It turns out that this is not that far-off of an idea: it’s exactly how France’s Caisse des Dépôts works. The independent agency, originally formed in 1816, finances much of the country’s affordable housing and urban redevelopment schemes; more recently, it has contributed to the construction of new high-speed rail lines. For the most part, these expenditures are in grant form, meaning that the Caisse is increasing France’s overall spending on infrastructure without increasing the nation’s debt load. That makes it significantly more effective in moving forward with new spending than would be the infrastructure banks proposed for the U.S.
Freemark rejects the idea of the bank functioning as a traditional investment bank because he sees it as frontloading spending into the present and leaving future generations with greater debt, and I can’t entirely disagree with him on that matter. But with programs like the European Investment Bank as a currently existing model for a NIB to be based on, and California’s 30/10 initiative as one example of the creative financing options open to states, an investment structure may be more politically feasible and cost-effective up front.
Of course, all of this is coupled the assumption that the NIB would function like a bank is supposed to, and not like a body that doles out grants and aid. The assumptions are that there is a profit motive in play for individuals and investors, and that this profit motive will lead to smart investing. There are still many details to be determined, though the process may gain some momentum when elections are over.
Moravian College will be hosting Dr. Vandana Shiva on Tuesday, October 12th at 7:30 in Prosser Auditorium. Shiva’s educational history and awards are numerous, but suffice it to say that she’s a world-renowned activist for environmental issues, especially those centering around climate change and the developing world.
I had the privilege of seeing Dr. Shiva speak a few times at last year’s Conference of the Parties on climate change and, while the conference overall was a massive letdown, Shiva was one of the more interesting highlights of the trip. She’s can be very radical in her approach at times so it will be interesting to see what she discusses at this event.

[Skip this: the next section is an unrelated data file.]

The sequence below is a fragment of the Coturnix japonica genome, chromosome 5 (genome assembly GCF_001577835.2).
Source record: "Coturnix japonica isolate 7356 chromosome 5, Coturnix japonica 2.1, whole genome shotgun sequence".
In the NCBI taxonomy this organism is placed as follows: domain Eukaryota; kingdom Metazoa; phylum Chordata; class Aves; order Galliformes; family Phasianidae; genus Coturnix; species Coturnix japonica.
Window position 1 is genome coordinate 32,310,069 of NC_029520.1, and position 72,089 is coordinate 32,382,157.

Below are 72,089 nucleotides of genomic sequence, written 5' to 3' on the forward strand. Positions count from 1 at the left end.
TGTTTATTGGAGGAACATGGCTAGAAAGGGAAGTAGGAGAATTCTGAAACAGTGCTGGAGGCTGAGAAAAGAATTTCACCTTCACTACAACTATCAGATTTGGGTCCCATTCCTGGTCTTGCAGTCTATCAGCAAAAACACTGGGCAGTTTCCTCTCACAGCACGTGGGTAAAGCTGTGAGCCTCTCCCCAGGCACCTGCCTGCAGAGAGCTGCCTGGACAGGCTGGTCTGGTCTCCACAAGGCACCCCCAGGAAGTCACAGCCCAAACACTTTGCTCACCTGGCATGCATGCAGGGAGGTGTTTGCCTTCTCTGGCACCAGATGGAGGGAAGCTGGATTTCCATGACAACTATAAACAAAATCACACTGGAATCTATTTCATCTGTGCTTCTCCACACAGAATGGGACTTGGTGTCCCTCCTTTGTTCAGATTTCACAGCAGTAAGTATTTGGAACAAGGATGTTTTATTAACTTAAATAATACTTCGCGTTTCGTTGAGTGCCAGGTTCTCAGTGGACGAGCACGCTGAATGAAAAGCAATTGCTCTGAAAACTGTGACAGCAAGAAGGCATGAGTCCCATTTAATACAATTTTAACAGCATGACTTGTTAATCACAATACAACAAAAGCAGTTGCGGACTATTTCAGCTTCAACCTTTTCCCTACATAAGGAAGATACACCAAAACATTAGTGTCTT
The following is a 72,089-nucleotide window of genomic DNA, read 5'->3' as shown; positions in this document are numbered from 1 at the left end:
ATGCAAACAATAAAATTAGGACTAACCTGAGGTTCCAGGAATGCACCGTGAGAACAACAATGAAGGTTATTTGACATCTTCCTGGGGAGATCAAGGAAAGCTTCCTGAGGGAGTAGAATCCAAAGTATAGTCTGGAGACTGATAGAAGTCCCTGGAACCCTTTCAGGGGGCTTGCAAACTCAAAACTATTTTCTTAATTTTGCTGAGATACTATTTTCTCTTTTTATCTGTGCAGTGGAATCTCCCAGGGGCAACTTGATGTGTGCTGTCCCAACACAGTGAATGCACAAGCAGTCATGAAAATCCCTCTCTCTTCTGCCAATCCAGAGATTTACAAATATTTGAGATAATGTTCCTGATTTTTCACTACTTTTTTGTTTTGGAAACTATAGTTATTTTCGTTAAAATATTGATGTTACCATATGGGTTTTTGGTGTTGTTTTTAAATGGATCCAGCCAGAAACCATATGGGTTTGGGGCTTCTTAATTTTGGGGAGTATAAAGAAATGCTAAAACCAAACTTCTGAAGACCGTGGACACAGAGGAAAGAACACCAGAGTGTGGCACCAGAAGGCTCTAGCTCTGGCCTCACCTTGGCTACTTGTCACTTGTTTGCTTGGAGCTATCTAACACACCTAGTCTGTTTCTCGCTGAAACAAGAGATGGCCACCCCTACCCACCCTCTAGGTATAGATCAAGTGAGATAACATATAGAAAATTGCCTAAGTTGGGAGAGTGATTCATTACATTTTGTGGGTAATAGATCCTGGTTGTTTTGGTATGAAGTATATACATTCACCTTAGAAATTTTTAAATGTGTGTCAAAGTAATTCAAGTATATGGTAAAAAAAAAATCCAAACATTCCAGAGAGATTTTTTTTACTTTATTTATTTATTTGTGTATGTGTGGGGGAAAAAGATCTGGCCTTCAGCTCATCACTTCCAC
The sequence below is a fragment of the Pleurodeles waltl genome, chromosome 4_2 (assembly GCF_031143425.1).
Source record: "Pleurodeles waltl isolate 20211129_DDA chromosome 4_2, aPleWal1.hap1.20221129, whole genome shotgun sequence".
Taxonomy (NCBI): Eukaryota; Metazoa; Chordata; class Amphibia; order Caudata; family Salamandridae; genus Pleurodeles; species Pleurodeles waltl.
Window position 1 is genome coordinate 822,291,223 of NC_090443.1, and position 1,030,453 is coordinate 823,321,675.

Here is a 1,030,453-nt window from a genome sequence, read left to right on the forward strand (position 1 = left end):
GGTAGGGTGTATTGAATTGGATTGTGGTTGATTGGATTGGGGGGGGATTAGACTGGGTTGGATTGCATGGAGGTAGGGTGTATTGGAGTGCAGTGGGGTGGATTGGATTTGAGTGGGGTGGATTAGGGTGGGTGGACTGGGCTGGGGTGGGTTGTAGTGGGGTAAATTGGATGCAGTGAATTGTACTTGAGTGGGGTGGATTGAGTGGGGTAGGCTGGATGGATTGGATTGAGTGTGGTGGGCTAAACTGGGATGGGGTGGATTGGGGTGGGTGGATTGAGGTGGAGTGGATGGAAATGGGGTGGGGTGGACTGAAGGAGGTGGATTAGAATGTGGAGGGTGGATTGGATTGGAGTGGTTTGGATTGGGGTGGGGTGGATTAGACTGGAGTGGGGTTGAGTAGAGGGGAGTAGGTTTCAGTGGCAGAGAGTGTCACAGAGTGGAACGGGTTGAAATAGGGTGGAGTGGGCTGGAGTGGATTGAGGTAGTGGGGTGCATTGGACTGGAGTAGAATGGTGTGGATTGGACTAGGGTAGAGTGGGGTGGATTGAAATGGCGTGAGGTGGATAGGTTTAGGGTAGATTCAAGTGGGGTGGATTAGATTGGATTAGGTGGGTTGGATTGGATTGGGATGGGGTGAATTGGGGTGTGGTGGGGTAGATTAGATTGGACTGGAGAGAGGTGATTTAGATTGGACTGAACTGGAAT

As far as getting there, Prosser Auditorium is located in the Haupert Union Building(HUB) just off of Main St. in Bethlehem.
Address to get there: 1200 Main St. Bethlehem, PA 18018.
The New York Times covers the story of the many state-established programs that aim to help out financially-strapped cities. In the spotlight: Harrisburg, which just applied for Pennsylvania’s distressed cities program. The city will not be able to pay its payroll without funds from the program. Mary Williams Walsh writes:
The situation is particularly acute in Pennsylvania, where the flailing of a state capital has drawn considerable attention. Late last year, Reading joined the state’s distressed program. Ways to exit the program have often been elusive. Eleven municipalities have been in the state’s program for more than a decade. They were joined there five years ago by Pittsburgh.
Public finance experts say Pennsylvania’s “home rule” form of government, where tiny boroughs and townships have full municipal powers, make the problem knottier. If one local government takes the bitter medicine and raises taxes, residents can dodge the increase by moving a few blocks away.
Unfortunately, this has only encouraged the siphoning out of the cities, with residents moving to the suburbs in flocks. In turn, the cities’ tax bases have dropped significantly — making tax raises nearly inevitable. It’s an ugly cycle — one that affects every community at some point.
So is the solution state monetary help? Or can we do better? Municipal consolidation, anyone?